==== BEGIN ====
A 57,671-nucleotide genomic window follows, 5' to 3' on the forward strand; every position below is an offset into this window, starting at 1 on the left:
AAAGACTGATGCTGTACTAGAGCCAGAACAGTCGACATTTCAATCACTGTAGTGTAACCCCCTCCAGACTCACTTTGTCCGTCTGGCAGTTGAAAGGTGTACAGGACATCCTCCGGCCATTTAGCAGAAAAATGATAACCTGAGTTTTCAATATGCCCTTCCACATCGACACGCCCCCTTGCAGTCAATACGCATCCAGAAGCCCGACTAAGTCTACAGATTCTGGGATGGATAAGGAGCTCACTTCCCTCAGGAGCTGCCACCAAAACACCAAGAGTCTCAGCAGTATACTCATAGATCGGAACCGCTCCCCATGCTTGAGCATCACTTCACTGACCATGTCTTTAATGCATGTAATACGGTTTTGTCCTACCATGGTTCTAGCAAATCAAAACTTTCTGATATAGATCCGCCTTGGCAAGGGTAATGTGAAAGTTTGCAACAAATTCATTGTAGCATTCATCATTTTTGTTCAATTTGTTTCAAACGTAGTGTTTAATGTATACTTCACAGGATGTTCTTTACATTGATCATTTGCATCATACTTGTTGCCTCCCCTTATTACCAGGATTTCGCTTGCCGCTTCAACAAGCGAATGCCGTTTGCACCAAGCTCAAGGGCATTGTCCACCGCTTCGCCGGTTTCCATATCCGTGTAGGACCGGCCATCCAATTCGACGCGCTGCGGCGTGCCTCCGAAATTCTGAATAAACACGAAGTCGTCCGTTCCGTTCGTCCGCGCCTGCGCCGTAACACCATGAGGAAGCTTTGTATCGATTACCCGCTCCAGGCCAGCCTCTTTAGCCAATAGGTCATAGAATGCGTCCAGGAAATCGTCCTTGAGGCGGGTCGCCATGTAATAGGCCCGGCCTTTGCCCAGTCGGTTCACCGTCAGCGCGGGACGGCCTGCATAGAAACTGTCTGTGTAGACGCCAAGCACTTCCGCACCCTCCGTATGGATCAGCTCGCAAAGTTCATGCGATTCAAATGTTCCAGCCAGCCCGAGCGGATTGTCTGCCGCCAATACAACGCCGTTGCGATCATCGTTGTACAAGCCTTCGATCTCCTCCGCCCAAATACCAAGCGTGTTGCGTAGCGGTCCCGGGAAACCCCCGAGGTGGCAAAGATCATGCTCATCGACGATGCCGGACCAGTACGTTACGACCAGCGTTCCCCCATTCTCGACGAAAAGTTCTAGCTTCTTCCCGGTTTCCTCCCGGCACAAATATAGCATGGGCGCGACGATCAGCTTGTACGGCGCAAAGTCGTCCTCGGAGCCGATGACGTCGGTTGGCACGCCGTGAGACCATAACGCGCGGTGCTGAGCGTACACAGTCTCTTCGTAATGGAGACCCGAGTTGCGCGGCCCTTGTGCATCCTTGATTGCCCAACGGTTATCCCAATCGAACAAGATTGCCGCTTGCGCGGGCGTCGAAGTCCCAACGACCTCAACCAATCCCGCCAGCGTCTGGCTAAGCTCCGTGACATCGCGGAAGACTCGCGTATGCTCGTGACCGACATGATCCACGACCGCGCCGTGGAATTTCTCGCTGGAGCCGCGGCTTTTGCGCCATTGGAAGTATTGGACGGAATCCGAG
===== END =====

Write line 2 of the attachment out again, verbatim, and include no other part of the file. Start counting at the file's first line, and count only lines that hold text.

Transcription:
AAAGACTGATGCTGTACTAGAGCCAGAACAGTCGACATTTCAATCACTGTAGTGTAACCCCCTCCAGACTCACTTTGTCCGTCTGGCAGTTGAAAGGTGTACAGGACATCCTCCGGCCATTTAGCAGAAAAATGATAACCTGAGTTTTCAATATGCCCTTCCACATCGACACGCCCCCTTGCAGTCAATACGCATCCAGAAGCCCGACTAAGTCTACAGATTCTGGGATGGATAAGGAGCTCACTTCCCTCAGGAGCTGCCACCAAAACACCAAGAGTCTCAGCAGTATACTCATAGATCGGAACCGCTCCCCATGCTTGAGCATCACTTCACTGACCATGTCTTTAATGCATGTAATACGGTTTTGTCCTACCATGGTTCTAGCAAATCAAAACTTTCTGATATAGATCCGCCTTGGCAAGGGTAATGTGAAAGTTTGCAACAAATTCATTGTAGCATTCATCATTTTTGTTCAATTTGTTTCAAACGTAGTGTTTAATGTATACTTCACAGGATGTTCTTTACATTGATCATTTGCATCATACTTGTTGCCTCCCCTTATTACCAGGATTTCGCTTGCCGCTTCAACAAGCGAATGCCGTTTGCACCAAGCTCAAGGGCATTGTCCACCGCTTCGCCGGTTTCCATATCCGTGTAGGACCGGCCATCCAATTCGACGCGCTGCGGCGTGCCTCCGAAATTCTGAATAAACACGAAGTCGTCCGTTCCGTTCGTCCGCGCCTGCGCCGTAACACCATGAGGAAGCTTTGTATCGATTACCCGCTCCAGGCCAGCCTCTTTAGCCAATAGGTCATAGAATGCGTCCAGGAAATCGTCCTTGAGGCGGGTCGCCATGTAATAGGCCCGGCCTTTGCCCAGTCGGTTCACCGTCAGCGCGGGACGGCCTGCATAGAAACTGTCTGTGTAGACGCCAAGCACTTCCGCACCCTCCGTATGGATCAGCTCGCAAAGTTCATGCGATTCAAATGTTCCAGCCAGCCCGAGCGGATTGTCTGCCGCCAATACAACGCCGTTGCGATCATCGTTGTACAAGCCTTCGATCTCCTCCGCCCAAATACCAAGCGTGTTGCGTAGCGGTCCCGGGAAACCCCCGAGGTGGCAAAGATCATGCTCATCGACGATGCCGGACCAGTACGTTACGACCAGCGTTCCCCCATTCTCGACGAAAAGTTCTAGCTTCTTCCCGGTTTCCTCCCGGCACAAATATAGCATGGGCGCGACGATCAGCTTGTACGGCGCAAAGTCGTCCTCGGAGCCGATGACGTCGGTTGGCACGCCGTGAGACCATAACGCGCGGTGCTGAGCGTACACAGTCTCTTCGTAATGGAGACCCGAGTTGCGCGGCCCTTGTGCATCCTTGATTGCCCAACGGTTATCCCAATCGAACAAGATTGCCGCTTGCGCGGGCGTCGAAGTCCCAACGACCTCAACCAATCCCGCCAGCGTCTGGCTAAGCTCCGTGACATCGCGGAAGACTCGCGTATGCTCGTGACCGACATGATCCACGACCGCGCCGTGGAATTTCTCGCTGGAGCCGCGGCTTTTGCGCCATTGGAAGTATTGGACGGAATCCGAG